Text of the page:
refer chapter I arrived at miss havisham from the story great expectation
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Pip spends the evening at Mr. Pumblechook's and is brought to Miss Havisham's after a meager breakfast. They are met at the gate by a young woman, Estella, "who was very pretty and seemed very proud." Estella lets Pip in, but sends Mr. Pumblechook on his way. She leads him through a dark house by candle and leaves him outside a door. He knocks and is let in. There he meets Miss Havisham, a willowy, yellowed woman dressed in an old wedding gown. She calls for Estella and the two play cards, despite Estella's objection that Pip was just a "common labouring-boy." "Well," says Miss Havisham, "you can break his heart." Estella insults Pip's coarse hands and his thick boots as they play.
Smarting from the insults, Pip later cries as he eats lunch in the great house's yard. He explores the yard and the garden, always seeing Estella in the distance walking ahead of him. Finally, she lets him out of the yard and he walks the four miles home, feeling low.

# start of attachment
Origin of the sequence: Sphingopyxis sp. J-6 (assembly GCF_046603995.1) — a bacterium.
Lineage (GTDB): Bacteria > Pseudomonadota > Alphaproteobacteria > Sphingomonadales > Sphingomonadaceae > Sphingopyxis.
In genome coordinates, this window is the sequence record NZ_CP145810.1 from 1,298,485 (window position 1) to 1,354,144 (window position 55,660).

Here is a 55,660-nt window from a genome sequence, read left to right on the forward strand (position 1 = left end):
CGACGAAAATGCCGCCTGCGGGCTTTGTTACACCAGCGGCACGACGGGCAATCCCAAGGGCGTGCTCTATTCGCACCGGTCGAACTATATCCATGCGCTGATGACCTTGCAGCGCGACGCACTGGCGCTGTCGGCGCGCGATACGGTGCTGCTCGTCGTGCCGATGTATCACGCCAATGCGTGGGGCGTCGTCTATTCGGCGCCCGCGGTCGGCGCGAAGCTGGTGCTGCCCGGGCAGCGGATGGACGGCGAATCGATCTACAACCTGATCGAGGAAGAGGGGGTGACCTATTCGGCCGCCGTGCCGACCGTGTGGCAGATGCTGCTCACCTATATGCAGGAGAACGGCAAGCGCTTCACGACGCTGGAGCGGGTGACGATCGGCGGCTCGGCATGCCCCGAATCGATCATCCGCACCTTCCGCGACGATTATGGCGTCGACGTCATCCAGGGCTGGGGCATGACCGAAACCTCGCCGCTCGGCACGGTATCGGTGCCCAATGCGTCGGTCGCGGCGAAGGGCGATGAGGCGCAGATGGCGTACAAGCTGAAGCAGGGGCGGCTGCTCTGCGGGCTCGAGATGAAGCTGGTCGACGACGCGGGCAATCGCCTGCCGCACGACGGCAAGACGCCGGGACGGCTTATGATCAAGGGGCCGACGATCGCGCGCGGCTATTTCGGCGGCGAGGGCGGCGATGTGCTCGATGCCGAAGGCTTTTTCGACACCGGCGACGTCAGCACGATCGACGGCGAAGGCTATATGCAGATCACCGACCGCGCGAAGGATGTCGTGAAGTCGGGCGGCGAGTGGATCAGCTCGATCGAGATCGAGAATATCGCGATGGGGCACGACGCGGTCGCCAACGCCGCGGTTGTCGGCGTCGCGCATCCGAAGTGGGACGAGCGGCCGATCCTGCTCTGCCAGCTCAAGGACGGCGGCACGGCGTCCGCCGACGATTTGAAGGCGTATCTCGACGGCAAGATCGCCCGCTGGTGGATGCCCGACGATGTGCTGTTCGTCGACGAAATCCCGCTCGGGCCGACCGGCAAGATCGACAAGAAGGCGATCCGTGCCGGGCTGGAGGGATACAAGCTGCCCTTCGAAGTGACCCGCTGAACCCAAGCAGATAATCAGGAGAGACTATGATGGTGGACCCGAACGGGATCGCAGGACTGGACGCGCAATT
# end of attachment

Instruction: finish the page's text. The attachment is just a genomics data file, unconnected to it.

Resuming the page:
Dickens uses strong imagery to describe Miss Havisham's house ("The Manor House" or the "Satis House") as barren of feelings or even life, even before we meet the bitter Miss Havisham and the rude Estella: "The cold wind seemed to blow colder there, than outside the gate..." Again we have a strange mystery: Why is this woman always in the dark, and dressed in a wedding gown? Who is the young and pretty Estella and what is she doing in such a morbid place?
Pip's first taste of "higher society" is a bitter one, and it leaves him ashamed and embarrassed rather than justifiably angry. Pip is, in fact, just a toy for both Miss Havisham, who wants him to "play," and Estella, who treats him roughly while at the same time flirts. Pip, torn between being insulted and his attraction to Estella, opts to feel ashamed of his upbringing -- so much so that he "wished Joe had been rather more genteelly brought up." His new found respect and love for Joe was being spoiled by his embarrassment of being brought up in a lower class family.